“Like Hornby and Roddy Doyle, [Sacheri] excels at rendering the bantering, often adolescent exchanges of male friendship… this book is the perfect read for literate sports fans who are turned off by the excess of the World Cup, who don’t give a damn about golden boots and groups of death. Sacheri’s book is about failure and the ways that people cope with crushed dreams. It reduces the global sport to a human level, yet still acknowledges its flawed appeal.” —

“A touching and amusing look at friendship through the eyes of four Argentine soccer fans…the clever ending… makes the tale worth the telling. Overall, the book is a pleasure to read.” —Kirkus

“In describing a world where players are commodities, whose value is talked up or down by a cast of reptilian speculators, Sacheri opens a fascinating window onto the game’s un-beautiful workings.” —Times Literary Supplement

“An entertaining and affecting novel of friendship, faith, and sport.” —Booklist 

“When Papers in the Wind by Eduardo Sacheri, a novel about soccer translated from Spanish by Mara Faye Lethem, arrived on my desk, it pushed everything else out of the way.” —Shelf Awareness

“[A] gruff but carefully detailed and ultimately affecting novel.” —Rain Taxi

“Eduardo Sacheri is part magpie, part magician, patiently assembling bits of ordinary life and conversation until you feel nestled inside not only the Argentinian soccer world, but inside the four-way friendship at the center of the book. Papers in the Wind is a soccer novel that’s not really about soccer, a beautifully written and translated novel that’s not only about beautiful writing or translation. It starts with death and ends with the promise of life.” —Brigid Pasulka, author of The Sun and Other Stars and A Long, Long Time Ago, winner of the 2010 PEN/Hemingway Award.

“A striking novel of loss, betrayal, and what it means to grow up and accept the responsibilities that life has a way of unexpectedly thrusting upon us, Argentinian author Eduardo Sacheri’s Papers in the Wind realistically captures the bitter lows and the extreme highs of male friendship as it explores the lives of three very different men who, like it or not, will be forever linked to one another by their childhood memories and shared heartache.” —Typographical Era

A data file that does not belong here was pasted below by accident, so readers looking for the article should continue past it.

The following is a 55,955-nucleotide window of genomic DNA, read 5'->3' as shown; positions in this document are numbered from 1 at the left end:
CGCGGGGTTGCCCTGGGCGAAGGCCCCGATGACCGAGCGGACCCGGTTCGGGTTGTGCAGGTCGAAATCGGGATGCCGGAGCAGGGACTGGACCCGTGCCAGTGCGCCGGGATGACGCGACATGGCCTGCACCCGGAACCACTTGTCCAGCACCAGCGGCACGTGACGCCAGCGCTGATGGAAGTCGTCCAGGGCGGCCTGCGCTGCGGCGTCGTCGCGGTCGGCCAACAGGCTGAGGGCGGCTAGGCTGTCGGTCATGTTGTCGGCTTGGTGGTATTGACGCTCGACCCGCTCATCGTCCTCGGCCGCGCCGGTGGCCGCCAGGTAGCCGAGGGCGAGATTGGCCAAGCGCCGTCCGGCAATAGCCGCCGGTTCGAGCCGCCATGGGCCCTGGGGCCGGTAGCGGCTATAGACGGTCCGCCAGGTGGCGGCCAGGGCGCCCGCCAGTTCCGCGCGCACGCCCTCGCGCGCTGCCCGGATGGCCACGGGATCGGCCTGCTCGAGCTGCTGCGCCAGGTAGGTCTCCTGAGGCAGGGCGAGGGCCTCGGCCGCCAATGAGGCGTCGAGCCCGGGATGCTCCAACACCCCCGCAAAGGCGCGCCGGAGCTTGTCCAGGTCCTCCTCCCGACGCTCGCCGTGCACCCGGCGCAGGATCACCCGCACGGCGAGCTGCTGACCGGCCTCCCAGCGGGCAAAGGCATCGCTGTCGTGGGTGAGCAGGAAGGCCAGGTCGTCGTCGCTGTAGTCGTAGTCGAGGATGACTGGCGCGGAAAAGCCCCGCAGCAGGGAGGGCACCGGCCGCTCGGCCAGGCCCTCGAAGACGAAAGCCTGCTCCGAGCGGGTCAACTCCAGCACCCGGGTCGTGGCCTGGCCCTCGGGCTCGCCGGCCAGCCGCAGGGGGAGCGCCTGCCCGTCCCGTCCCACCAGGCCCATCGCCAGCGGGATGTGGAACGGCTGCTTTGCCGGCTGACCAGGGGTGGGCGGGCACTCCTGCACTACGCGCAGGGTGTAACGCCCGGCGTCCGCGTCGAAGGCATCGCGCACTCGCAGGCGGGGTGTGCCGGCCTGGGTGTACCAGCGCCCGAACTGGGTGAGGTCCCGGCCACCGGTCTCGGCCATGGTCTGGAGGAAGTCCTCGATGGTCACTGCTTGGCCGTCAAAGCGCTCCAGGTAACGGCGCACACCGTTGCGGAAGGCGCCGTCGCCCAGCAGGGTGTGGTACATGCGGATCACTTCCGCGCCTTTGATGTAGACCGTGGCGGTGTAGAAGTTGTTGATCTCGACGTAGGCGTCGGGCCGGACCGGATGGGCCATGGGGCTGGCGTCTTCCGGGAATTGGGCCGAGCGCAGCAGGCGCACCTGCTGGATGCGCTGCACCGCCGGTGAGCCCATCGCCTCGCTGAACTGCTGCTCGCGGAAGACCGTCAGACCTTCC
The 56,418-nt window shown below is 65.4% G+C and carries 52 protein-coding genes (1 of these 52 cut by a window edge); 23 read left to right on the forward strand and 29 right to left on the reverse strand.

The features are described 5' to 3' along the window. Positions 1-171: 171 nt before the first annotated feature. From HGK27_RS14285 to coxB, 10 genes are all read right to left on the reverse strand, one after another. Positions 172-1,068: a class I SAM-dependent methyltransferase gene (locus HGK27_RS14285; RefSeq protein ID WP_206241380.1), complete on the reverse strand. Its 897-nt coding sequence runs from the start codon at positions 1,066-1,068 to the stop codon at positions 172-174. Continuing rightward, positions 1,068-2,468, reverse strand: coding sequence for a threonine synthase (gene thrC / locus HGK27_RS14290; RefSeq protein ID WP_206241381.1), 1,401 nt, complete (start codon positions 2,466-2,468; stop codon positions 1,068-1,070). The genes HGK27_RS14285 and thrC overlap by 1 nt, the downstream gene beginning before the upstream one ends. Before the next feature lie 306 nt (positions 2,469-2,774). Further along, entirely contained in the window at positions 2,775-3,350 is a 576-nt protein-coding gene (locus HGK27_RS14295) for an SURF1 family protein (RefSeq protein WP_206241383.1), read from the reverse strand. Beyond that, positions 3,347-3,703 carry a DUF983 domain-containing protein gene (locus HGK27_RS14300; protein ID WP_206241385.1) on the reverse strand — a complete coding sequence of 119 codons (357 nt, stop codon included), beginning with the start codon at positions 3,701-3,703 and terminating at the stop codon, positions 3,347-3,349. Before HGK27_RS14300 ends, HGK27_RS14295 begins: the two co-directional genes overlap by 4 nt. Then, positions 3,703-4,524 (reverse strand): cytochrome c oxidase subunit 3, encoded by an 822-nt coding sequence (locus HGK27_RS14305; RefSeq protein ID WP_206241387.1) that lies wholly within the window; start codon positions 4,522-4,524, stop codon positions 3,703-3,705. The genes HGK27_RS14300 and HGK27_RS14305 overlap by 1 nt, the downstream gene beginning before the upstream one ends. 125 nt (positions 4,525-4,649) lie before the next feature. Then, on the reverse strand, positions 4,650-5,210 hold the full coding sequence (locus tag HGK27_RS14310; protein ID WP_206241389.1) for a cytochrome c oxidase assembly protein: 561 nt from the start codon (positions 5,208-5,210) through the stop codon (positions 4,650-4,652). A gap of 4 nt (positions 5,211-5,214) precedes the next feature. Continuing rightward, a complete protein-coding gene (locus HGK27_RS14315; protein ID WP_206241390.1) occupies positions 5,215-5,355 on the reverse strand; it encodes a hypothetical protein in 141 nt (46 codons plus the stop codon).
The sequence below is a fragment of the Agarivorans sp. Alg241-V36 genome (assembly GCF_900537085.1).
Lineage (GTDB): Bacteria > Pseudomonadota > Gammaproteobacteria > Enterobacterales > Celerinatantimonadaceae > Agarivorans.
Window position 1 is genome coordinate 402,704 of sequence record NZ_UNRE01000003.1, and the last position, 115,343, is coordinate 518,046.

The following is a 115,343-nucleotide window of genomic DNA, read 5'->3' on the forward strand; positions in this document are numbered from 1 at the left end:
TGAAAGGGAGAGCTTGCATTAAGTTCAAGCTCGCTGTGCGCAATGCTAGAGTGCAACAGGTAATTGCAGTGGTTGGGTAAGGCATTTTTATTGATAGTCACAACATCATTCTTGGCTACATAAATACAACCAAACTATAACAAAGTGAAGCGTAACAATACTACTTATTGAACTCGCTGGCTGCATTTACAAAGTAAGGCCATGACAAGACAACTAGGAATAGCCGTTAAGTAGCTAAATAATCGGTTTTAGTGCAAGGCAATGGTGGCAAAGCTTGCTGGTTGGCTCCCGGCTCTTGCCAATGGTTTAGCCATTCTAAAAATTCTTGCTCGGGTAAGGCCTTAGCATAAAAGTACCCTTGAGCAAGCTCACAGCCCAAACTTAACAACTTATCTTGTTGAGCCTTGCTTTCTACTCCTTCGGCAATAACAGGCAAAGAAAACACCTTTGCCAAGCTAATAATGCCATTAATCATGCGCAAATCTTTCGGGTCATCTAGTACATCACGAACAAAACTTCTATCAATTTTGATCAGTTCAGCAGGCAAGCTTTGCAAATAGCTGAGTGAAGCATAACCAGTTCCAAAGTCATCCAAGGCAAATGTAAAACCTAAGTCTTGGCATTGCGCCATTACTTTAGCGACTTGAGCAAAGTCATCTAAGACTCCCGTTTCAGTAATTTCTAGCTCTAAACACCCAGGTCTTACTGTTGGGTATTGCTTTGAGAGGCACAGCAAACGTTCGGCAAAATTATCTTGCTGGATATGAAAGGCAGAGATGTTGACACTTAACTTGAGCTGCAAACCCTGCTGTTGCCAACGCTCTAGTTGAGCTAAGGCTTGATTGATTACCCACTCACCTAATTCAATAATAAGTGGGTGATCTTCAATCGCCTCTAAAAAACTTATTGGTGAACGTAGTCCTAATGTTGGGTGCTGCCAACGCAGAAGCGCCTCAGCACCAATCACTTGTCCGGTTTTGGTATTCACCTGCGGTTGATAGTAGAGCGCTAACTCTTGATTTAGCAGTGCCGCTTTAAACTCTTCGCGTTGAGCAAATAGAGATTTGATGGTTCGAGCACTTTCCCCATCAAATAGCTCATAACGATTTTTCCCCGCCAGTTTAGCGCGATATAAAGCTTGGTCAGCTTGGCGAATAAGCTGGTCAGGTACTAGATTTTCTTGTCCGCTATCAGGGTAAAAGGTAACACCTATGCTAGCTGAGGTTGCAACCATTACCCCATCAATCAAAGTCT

“A good read if you want to lose yourself in another culture and learn more about the quirks of Argentine soccer and the impact it has on those who enjoy it.” —World Soccer Talk

Papers in the Wind, like The Secret In Their Eyes before it, is an extraordinarily well-crafted novel.  Disarmingly entertaining; wonderfully nuanced – it’s clever without showing off. Like a great soccer player, Eduardo Sacheri manages to make what he does on the field appear easy for the fans.” —Book Sexy Review

“Sacheri succeeds like few others in giving his stories a universal dimension—the stories of ordinary people where the commonplace becomes epic.” —Juan José Campanella, Oscar-winning director of The Secret in Their Eyes

“A fine and inspiring novel, and you don’t have to be a soccer fan to enjoy it. But it helps!” —Hudson Valley News

“With his stories of soccer and descriptions of its players and fans, Sacheri reconfirms his previous literary merits: the ability to create environments with great sensitivity and narration, giving his words just the right tone, and suggesting that something is left unsaid.” —Revista Acción